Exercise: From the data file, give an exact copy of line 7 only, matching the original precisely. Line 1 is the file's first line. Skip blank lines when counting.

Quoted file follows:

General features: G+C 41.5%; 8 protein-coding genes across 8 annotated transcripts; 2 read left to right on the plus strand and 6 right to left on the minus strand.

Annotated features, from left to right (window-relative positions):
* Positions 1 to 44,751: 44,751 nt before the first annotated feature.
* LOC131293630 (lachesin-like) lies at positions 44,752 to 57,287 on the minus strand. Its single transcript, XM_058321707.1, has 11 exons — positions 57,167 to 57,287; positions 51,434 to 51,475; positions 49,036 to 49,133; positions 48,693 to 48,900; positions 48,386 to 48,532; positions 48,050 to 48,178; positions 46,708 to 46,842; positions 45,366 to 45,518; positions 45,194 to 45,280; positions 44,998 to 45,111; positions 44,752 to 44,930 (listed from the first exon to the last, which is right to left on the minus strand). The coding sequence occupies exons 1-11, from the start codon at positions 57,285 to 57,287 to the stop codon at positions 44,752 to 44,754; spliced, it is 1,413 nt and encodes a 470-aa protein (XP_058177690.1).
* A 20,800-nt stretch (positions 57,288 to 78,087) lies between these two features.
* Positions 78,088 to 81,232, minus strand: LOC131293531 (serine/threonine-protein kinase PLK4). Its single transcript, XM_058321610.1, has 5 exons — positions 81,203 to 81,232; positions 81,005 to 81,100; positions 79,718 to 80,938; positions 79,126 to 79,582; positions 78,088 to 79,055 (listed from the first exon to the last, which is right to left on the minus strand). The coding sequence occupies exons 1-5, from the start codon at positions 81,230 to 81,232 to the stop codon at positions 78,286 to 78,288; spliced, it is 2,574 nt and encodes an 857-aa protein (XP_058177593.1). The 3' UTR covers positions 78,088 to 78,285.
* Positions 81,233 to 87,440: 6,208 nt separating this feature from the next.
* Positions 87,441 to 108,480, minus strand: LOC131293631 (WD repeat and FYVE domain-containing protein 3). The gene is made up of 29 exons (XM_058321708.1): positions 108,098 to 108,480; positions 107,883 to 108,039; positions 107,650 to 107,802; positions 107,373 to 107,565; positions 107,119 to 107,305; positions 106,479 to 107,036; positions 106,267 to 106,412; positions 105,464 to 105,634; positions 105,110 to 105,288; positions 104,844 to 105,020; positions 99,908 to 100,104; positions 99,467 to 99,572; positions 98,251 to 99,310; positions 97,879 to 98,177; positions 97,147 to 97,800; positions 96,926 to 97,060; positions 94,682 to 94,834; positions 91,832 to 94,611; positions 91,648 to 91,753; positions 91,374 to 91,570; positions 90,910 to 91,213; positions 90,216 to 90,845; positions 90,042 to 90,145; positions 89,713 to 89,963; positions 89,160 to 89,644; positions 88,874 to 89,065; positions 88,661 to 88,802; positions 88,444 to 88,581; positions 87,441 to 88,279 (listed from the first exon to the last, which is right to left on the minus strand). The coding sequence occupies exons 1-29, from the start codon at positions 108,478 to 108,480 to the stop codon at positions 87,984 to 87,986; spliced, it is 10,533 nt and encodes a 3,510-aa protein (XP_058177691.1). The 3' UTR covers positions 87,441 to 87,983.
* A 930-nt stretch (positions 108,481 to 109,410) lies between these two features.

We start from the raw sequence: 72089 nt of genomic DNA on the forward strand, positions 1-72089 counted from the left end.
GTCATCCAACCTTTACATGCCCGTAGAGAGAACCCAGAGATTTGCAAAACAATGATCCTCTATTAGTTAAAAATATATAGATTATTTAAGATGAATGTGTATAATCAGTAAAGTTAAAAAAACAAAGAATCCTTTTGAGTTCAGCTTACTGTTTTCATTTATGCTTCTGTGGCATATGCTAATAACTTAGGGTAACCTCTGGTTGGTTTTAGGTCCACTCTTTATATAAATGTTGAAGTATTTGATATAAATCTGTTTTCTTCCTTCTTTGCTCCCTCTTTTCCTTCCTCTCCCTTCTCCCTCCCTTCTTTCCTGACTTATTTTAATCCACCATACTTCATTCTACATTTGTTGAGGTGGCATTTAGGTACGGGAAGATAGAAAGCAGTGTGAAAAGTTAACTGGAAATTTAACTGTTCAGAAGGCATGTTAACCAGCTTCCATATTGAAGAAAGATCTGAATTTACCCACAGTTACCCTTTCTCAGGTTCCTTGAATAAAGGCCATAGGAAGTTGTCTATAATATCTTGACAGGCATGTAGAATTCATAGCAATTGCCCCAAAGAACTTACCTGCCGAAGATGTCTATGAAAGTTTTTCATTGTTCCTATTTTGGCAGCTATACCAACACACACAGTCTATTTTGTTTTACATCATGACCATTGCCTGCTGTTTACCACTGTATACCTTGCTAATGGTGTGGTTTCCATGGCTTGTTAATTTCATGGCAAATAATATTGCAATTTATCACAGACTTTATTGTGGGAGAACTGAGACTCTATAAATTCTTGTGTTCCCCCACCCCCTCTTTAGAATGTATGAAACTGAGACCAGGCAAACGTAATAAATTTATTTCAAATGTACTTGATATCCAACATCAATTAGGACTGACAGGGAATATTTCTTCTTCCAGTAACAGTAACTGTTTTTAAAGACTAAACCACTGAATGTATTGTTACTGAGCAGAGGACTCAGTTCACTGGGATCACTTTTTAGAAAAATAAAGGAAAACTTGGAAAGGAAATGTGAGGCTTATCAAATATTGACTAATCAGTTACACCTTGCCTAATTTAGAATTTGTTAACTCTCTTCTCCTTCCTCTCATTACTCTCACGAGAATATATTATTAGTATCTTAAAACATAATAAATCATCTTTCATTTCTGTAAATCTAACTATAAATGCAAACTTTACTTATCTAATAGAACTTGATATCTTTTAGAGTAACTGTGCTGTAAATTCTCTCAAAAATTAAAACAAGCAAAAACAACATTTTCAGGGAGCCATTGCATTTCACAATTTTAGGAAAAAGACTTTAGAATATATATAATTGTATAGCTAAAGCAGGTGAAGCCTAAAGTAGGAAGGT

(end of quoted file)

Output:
* Positions 81,233 to 87,440: 6,208 nt separating this feature from the next.